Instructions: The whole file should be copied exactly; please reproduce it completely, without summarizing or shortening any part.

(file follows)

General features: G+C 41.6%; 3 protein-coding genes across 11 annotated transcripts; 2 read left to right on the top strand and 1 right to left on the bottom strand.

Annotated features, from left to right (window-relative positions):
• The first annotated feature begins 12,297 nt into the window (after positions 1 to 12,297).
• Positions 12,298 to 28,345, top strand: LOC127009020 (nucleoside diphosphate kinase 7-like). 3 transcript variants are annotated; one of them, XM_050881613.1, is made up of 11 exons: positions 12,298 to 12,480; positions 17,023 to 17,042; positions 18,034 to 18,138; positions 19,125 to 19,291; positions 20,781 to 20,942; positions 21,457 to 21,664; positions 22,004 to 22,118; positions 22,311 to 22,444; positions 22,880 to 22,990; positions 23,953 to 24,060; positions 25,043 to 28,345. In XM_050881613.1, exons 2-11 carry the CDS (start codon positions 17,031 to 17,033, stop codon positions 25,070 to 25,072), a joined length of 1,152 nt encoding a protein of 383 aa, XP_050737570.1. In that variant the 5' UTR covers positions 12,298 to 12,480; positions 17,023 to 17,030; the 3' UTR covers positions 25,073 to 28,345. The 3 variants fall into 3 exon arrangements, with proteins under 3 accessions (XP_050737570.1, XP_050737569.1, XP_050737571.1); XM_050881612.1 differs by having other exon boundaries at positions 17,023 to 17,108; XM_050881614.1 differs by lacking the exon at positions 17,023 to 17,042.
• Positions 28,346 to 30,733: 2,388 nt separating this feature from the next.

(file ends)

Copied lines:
General features: G+C 41.6%; 3 protein-coding genes across 11 annotated transcripts; 2 read left to right on the top strand and 1 right to left on the bottom strand.

Annotated features, from left to right (window-relative positions):
• The first annotated feature begins 12,297 nt into the window (after positions 1 to 12,297).
• Positions 12,298 to 28,345, top strand: LOC127009020 (nucleoside diphosphate kinase 7-like). 3 transcript variants are annotated; one of them, XM_050881613.1, is made up of 11 exons: positions 12,298 to 12,480; positions 17,023 to 17,042; positions 18,034 to 18,138; positions 19,125 to 19,291; positions 20,781 to 20,942; positions 21,457 to 21,664; positions 22,004 to 22,118; positions 22,311 to 22,444; positions 22,880 to 22,990; positions 23,953 to 24,060; positions 25,043 to 28,345. In XM_050881613.1, exons 2-11 carry the CDS (start codon positions 17,031 to 17,033, stop codon positions 25,070 to 25,072), a joined length of 1,152 nt encoding a protein of 383 aa, XP_050737570.1. In that variant the 5' UTR covers positions 12,298 to 12,480; positions 17,023 to 17,030; the 3' UTR covers positions 25,073 to 28,345. The 3 variants fall into 3 exon arrangements, with proteins under 3 accessions (XP_050737570.1, XP_050737569.1, XP_050737571.1); XM_050881612.1 differs by having other exon boundaries at positions 17,023 to 17,108; XM_050881614.1 differs by lacking the exon at positions 17,023 to 17,042.
• Positions 28,346 to 30,733: 2,388 nt separating this feature from the next.